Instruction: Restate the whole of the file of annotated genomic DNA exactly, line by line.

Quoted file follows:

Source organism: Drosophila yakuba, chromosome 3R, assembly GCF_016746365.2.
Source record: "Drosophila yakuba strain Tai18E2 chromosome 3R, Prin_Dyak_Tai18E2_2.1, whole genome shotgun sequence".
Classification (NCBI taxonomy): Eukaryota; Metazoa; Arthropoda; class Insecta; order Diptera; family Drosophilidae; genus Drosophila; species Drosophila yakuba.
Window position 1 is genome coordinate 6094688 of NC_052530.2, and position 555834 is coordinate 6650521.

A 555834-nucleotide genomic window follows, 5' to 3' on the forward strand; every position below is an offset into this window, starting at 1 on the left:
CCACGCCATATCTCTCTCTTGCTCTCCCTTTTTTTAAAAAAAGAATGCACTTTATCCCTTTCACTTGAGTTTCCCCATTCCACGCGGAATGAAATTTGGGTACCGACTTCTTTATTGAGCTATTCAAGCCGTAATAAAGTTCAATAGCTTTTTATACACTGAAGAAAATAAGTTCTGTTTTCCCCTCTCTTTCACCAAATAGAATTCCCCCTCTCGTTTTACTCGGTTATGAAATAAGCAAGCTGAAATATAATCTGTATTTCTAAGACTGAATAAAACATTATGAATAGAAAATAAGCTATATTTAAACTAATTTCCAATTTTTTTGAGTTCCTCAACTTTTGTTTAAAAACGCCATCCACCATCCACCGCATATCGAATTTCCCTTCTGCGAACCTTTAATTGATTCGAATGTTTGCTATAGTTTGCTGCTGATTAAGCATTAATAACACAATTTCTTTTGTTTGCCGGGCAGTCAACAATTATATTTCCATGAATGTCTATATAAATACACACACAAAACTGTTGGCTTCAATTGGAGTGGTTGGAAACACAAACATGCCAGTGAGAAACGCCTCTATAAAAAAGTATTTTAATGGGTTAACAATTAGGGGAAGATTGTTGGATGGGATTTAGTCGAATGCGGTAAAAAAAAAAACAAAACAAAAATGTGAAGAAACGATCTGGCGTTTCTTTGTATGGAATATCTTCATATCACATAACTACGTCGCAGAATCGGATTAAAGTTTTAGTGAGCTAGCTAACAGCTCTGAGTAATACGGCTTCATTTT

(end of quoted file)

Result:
Source organism: Drosophila yakuba, chromosome 3R, assembly GCF_016746365.2.
Source record: "Drosophila yakuba strain Tai18E2 chromosome 3R, Prin_Dyak_Tai18E2_2.1, whole genome shotgun sequence".
Classification (NCBI taxonomy): Eukaryota; Metazoa; Arthropoda; class Insecta; order Diptera; family Drosophilidae; genus Drosophila; species Drosophila yakuba.
Window position 1 is genome coordinate 6094688 of NC_052530.2, and position 555834 is coordinate 6650521.

A 555834-nucleotide genomic window follows, 5' to 3' on the forward strand; every position below is an offset into this window, starting at 1 on the left:
CCACGCCATATCTCTCTCTTGCTCTCCCTTTTTTTAAAAAAAGAATGCACTTTATCCCTTTCACTTGAGTTTCCCCATTCCACGCGGAATGAAATTTGGGTACCGACTTCTTTATTGAGCTATTCAAGCCGTAATAAAGTTCAATAGCTTTTTATACACTGAAGAAAATAAGTTCTGTTTTCCCCTCTCTTTCACCAAATAGAATTCCCCCTCTCGTTTTACTCGGTTATGAAATAAGCAAGCTGAAATATAATCTGTATTTCTAAGACTGAATAAAACATTATGAATAGAAAATAAGCTATATTTAAACTAATTTCCAATTTTTTTGAGTTCCTCAACTTTTGTTTAAAAACGCCATCCACCATCCACCGCATATCGAATTTCCCTTCTGCGAACCTTTAATTGATTCGAATGTTTGCTATAGTTTGCTGCTGATTAAGCATTAATAACACAATTTCTTTTGTTTGCCGGGCAGTCAACAATTATATTTCCATGAATGTCTATATAAATACACACACAAAACTGTTGGCTTCAATTGGAGTGGTTGGAAACACAAACATGCCAGTGAGAAACGCCTCTATAAAAAAGTATTTTAATGGGTTAACAATTAGGGGAAGATTGTTGGATGGGATTTAGTCGAATGCGGTAAAAAAAAAAACAAAACAAAAATGTGAAGAAACGATCTGGCGTTTCTTTGTATGGAATATCTTCATATCACATAACTACGTCGCAGAATCGGATTAAAGTTTTAGTGAGCTAGCTAACAGCTCTGAGTAATACGGCTTCATTTT